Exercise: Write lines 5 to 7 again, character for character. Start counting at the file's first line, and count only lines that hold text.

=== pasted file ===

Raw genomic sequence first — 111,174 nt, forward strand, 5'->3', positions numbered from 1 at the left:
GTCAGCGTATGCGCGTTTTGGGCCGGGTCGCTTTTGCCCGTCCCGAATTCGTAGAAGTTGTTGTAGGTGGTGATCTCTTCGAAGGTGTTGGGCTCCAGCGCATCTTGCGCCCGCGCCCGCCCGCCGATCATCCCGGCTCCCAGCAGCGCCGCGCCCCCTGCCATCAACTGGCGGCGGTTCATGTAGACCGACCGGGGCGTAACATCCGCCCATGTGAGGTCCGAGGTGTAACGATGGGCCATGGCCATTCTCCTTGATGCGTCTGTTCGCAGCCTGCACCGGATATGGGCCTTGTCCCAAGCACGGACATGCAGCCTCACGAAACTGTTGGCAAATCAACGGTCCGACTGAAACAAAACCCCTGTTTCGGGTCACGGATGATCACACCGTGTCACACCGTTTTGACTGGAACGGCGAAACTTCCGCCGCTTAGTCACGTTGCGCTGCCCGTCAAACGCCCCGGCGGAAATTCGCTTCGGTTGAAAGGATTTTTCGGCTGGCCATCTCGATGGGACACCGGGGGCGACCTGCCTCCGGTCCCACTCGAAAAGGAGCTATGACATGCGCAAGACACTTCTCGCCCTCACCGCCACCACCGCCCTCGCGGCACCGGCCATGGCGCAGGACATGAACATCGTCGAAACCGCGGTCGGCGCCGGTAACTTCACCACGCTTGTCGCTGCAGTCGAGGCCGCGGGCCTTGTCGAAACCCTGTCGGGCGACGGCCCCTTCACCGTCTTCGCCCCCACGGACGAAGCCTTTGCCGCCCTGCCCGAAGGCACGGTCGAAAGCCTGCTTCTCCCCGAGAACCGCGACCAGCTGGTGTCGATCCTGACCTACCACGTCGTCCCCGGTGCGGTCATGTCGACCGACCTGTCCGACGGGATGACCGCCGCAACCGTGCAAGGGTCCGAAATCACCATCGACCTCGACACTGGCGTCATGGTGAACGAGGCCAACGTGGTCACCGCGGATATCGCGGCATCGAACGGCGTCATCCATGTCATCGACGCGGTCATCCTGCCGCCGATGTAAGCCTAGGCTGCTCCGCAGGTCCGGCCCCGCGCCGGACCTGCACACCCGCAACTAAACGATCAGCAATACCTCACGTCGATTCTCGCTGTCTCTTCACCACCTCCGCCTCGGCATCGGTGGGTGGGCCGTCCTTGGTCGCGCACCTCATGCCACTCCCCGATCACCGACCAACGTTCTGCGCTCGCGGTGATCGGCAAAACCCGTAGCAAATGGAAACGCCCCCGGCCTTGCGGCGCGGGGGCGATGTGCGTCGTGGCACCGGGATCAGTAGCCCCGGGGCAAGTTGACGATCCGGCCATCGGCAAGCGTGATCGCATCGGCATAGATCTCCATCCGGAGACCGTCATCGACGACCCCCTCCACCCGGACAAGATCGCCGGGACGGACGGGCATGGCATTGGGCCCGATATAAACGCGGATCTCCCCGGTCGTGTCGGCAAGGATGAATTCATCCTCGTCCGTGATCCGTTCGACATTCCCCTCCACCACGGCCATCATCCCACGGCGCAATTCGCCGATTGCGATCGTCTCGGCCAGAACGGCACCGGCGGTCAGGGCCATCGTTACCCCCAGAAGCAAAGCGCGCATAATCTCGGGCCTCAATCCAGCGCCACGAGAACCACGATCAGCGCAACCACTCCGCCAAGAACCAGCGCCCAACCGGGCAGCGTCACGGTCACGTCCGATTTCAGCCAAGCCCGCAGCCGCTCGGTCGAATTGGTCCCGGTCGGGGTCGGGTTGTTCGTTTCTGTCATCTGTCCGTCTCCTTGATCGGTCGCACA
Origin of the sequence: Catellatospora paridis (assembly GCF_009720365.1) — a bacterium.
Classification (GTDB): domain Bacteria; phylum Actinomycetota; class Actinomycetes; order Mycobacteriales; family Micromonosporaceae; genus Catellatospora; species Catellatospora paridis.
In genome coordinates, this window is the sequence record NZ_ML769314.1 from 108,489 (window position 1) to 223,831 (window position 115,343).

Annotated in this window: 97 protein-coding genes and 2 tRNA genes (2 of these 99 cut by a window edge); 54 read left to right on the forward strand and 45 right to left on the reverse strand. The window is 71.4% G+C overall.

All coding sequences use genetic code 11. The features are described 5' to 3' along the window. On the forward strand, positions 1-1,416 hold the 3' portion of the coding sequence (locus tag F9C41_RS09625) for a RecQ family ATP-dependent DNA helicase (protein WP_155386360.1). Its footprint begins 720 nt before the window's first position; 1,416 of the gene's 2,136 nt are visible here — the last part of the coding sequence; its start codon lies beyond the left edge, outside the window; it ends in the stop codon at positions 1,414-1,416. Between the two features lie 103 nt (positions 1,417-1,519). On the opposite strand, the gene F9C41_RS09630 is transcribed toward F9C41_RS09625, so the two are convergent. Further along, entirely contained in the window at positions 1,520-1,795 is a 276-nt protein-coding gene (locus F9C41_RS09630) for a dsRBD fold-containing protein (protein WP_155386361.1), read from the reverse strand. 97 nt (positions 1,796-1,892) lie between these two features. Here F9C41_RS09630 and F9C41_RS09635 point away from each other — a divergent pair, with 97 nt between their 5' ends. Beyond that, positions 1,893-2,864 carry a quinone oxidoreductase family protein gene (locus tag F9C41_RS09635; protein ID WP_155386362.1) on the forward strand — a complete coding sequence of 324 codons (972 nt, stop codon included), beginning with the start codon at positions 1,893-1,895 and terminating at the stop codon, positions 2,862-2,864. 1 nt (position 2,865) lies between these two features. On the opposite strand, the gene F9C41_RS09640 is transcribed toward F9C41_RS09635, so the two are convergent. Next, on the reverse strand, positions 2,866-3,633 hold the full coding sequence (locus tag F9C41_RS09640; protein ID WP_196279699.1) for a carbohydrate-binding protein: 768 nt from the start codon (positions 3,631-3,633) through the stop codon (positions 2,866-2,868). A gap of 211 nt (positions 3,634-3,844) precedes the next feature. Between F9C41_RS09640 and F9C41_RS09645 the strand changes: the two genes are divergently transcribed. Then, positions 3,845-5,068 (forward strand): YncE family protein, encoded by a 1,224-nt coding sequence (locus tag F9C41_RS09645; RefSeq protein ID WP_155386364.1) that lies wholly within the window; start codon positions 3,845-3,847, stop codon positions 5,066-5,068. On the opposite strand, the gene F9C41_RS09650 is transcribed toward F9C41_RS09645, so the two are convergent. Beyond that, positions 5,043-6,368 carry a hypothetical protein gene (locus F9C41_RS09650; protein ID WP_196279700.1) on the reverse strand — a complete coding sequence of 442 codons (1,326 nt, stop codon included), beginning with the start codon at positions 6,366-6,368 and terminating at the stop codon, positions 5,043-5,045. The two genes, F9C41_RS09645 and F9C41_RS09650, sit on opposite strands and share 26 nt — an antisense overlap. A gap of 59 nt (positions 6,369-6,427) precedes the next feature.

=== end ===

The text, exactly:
In genome coordinates, this window is the sequence record NZ_ML769314.1 from 108,489 (window position 1) to 223,831 (window position 115,343).

Annotated in this window: 97 protein-coding genes and 2 tRNA genes (2 of these 99 cut by a window edge); 54 read left to right on the forward strand and 45 right to left on the reverse strand. The window is 71.4% G+C overall.

All coding sequences use genetic code 11. The features are described 5' to 3' along the window. On the forward strand, positions 1-1,416 hold the 3' portion of the coding sequence (locus tag F9C41_RS09625) for a RecQ family ATP-dependent DNA helicase (protein WP_155386360.1). Its footprint begins 720 nt before the window's first position; 1,416 of the gene's 2,136 nt are visible here — the last part of the coding sequence; its start codon lies beyond the left edge, outside the window; it ends in the stop codon at positions 1,414-1,416. Between the two features lie 103 nt (positions 1,417-1,519). On the opposite strand, the gene F9C41_RS09630 is transcribed toward F9C41_RS09625, so the two are convergent. Further along, entirely contained in the window at positions 1,520-1,795 is a 276-nt protein-coding gene (locus F9C41_RS09630) for a dsRBD fold-containing protein (protein WP_155386361.1), read from the reverse strand. 97 nt (positions 1,796-1,892) lie between these two features. Here F9C41_RS09630 and F9C41_RS09635 point away from each other — a divergent pair, with 97 nt between their 5' ends. Beyond that, positions 1,893-2,864 carry a quinone oxidoreductase family protein gene (locus tag F9C41_RS09635; protein ID WP_155386362.1) on the forward strand — a complete coding sequence of 324 codons (972 nt, stop codon included), beginning with the start codon at positions 1,893-1,895 and terminating at the stop codon, positions 2,862-2,864. 1 nt (position 2,865) lies between these two features. On the opposite strand, the gene F9C41_RS09640 is transcribed toward F9C41_RS09635, so the two are convergent. Next, on the reverse strand, positions 2,866-3,633 hold the full coding sequence (locus tag F9C41_RS09640; protein ID WP_196279699.1) for a carbohydrate-binding protein: 768 nt from the start codon (positions 3,631-3,633) through the stop codon (positions 2,866-2,868). A gap of 211 nt (positions 3,634-3,844) precedes the next feature. Between F9C41_RS09640 and F9C41_RS09645 the strand changes: the two genes are divergently transcribed. Then, positions 3,845-5,068 (forward strand): YncE family protein, encoded by a 1,224-nt coding sequence (locus tag F9C41_RS09645; RefSeq protein ID WP_155386364.1) that lies wholly within the window; start codon positions 3,845-3,847, stop codon positions 5,066-5,068. On the opposite strand, the gene F9C41_RS09650 is transcribed toward F9C41_RS09645, so the two are convergent. Beyond that, positions 5,043-6,368 carry a hypothetical protein gene (locus F9C41_RS09650; protein ID WP_196279700.1) on the reverse strand — a complete coding sequence of 442 codons (1,326 nt, stop codon included), beginning with the start codon at positions 6,366-6,368 and terminating at the stop codon, positions 5,043-5,045. The two genes, F9C41_RS09645 and F9C41_RS09650, sit on opposite strands and share 26 nt — an antisense overlap. A gap of 59 nt (positions 6,369-6,427) precedes the next feature.